either have to clone a lot of the C libs, or being stuck using many of
the same libraries...).


As I see it, the ideal would be to implement a lot of the
functionality in terms of the language itself, and what things do
depend on the host VM or OS, would be done via abstract calls.




for example:
a GUI framework is mostly written in the language, and defers to the host VM
mostly for low-level calls (such as drawing operations, ...);
or, on the other extreme, the API can be almost entirely in the VM (and
largely independent of said VM), and at the script level this is mostly
exposed as an abstract API (similarly allowing clone implenentations to
implement it as they see fit...).


however, "half-and-half" implementations are less ideal, namely where the
GUI implementation (within the specific language) is a big mess of special
cases for wrapping various C-level API's (such as X11, GTK, Win32, ...).


forcing one, if they want to reuse it, to both use the supported GUI
frameworks, and also to implement the original VM's specific mechanisms for
wrapping said frameworks.


I have seen some of this before, it is ugly...




actually, related to this:
recently there have been some mild thoughts about having a GUI split into
several pieces:
a frontend API, a protocol, and a backend.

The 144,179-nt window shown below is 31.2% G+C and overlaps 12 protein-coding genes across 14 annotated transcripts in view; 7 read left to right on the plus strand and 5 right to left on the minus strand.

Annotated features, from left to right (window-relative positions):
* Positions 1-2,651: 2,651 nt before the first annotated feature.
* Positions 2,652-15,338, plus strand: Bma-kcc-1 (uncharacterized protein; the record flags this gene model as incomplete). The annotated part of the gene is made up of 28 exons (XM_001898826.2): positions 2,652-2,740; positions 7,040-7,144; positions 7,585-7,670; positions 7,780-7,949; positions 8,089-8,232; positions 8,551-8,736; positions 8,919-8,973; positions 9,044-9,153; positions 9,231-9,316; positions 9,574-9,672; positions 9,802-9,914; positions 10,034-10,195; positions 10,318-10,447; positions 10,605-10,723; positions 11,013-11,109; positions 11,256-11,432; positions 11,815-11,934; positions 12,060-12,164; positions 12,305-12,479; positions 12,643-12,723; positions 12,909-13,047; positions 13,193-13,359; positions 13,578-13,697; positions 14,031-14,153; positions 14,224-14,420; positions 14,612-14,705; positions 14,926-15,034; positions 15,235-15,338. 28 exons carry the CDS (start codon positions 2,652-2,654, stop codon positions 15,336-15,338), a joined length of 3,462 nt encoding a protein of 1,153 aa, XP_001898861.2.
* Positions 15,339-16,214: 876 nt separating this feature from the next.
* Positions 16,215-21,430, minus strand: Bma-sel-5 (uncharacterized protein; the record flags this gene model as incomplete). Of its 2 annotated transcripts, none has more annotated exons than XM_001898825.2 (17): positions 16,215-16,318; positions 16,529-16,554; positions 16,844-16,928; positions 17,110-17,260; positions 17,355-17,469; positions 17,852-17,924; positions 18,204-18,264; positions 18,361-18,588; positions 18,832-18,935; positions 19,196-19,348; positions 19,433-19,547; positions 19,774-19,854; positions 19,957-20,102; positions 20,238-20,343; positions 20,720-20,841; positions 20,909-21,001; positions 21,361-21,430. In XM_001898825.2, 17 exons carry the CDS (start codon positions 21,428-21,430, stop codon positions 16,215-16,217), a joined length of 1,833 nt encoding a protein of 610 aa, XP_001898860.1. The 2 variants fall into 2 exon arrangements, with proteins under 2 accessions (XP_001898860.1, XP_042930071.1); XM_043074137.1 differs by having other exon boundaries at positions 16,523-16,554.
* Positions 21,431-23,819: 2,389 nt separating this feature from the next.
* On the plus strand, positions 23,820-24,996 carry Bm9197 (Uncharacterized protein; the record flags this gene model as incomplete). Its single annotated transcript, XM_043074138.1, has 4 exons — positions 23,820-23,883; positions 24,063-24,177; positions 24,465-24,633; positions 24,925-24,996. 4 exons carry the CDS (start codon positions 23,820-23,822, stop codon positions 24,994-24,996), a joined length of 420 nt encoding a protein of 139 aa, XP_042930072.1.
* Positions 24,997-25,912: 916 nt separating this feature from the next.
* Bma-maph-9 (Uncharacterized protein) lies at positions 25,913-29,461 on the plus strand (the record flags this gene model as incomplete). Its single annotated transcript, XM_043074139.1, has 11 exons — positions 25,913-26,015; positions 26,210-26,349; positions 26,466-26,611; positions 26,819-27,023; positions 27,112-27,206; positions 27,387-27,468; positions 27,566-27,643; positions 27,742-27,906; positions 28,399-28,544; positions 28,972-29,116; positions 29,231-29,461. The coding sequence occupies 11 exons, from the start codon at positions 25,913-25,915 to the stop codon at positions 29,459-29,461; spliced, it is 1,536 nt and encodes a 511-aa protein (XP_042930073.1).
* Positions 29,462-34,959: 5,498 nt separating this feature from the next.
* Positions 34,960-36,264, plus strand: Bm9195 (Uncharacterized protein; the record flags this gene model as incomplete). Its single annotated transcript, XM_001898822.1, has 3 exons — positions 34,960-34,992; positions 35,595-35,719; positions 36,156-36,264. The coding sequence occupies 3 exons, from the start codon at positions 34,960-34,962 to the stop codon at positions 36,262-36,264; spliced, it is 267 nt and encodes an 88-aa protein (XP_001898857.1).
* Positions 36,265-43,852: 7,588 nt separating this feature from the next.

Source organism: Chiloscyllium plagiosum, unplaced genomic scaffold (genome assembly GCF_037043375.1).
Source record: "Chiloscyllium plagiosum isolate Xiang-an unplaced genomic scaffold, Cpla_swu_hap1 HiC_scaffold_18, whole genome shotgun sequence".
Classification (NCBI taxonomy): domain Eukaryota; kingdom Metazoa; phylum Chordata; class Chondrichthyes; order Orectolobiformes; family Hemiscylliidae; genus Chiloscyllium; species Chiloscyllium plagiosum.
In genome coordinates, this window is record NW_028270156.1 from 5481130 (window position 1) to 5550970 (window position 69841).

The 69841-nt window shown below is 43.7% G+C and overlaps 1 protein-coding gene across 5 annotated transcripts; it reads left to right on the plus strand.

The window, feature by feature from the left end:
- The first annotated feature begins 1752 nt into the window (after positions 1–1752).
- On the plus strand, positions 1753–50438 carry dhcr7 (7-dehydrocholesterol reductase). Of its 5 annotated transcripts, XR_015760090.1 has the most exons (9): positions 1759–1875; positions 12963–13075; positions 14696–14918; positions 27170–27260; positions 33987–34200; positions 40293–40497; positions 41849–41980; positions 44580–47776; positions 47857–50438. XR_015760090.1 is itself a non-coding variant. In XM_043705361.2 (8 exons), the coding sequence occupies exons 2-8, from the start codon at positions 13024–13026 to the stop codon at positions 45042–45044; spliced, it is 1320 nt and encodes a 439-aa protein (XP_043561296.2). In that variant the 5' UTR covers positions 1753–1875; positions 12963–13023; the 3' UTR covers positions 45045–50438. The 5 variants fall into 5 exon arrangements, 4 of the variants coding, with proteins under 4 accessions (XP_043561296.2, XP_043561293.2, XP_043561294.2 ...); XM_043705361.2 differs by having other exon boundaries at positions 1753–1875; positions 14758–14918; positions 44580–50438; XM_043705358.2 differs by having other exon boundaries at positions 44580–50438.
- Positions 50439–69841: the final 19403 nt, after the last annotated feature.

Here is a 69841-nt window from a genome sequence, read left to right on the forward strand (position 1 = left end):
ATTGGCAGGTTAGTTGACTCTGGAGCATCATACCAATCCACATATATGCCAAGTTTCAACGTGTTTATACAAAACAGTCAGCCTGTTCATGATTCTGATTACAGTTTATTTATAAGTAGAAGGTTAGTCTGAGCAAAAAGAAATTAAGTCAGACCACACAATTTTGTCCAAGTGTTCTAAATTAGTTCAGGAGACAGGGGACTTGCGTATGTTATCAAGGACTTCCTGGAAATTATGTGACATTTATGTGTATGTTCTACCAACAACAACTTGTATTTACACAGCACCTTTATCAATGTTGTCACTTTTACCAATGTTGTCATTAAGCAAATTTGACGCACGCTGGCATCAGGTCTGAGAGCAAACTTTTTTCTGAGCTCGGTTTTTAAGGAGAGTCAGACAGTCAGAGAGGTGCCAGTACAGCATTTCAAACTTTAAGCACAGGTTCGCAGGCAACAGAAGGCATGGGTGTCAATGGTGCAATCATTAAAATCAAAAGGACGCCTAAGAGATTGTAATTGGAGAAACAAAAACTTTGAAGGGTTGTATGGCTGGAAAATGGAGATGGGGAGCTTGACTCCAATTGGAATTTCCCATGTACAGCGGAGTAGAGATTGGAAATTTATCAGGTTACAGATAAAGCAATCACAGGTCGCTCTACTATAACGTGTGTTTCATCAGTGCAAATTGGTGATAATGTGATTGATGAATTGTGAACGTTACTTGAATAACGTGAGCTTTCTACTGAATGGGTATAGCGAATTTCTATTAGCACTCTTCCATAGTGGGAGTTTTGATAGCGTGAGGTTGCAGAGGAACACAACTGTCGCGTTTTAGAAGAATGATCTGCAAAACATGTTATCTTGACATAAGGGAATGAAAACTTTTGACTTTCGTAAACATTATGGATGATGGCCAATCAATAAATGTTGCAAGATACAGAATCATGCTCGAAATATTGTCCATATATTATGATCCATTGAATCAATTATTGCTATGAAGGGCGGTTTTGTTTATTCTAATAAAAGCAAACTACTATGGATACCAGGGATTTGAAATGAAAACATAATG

this would then be sort of like an X11 server, but focused more on the level
of GUI's and widgets...
this protocol would then be sent over a file-like stream (possibly a socket,
or a stream internal to the process).


the main point here is that then the GUI would be more easily redirectable
(without having to rewrite or recompile the code). the GUI could be plugged
into a GL-based drawing backend, GTK, ... (in my case, I would probably use
GL possibly, and have been partly considering using render-to-texture for
GUI purposes...).


but, alas, all this is going too far off topic...






> Consider PHP. Its FFI is simply an API which exposed quite a lot of
> the internals of the PHP interpreter. If you wish to provide another
> implementation of PHP, you must copy or wrap the API (which is the
> approach of Phalanger, a .Net version of PHP), ignore it (Roadsend)
> and miss out on or reimplement all the libraries, or try horrendous
> preprocessor and linker tricks to provide the same API (ProjectZero).
>
> Every scripting language I've come across has the same style, as the
> cited paper describes (although Ruby has at least put thought into
> their API, and made it quite attractive). Some have come up with
> better approaches, but they are not standard (Ruby's libFFI
> [http://blog.headius.com/2008/10/ffi-for-ruby-now-available.html] or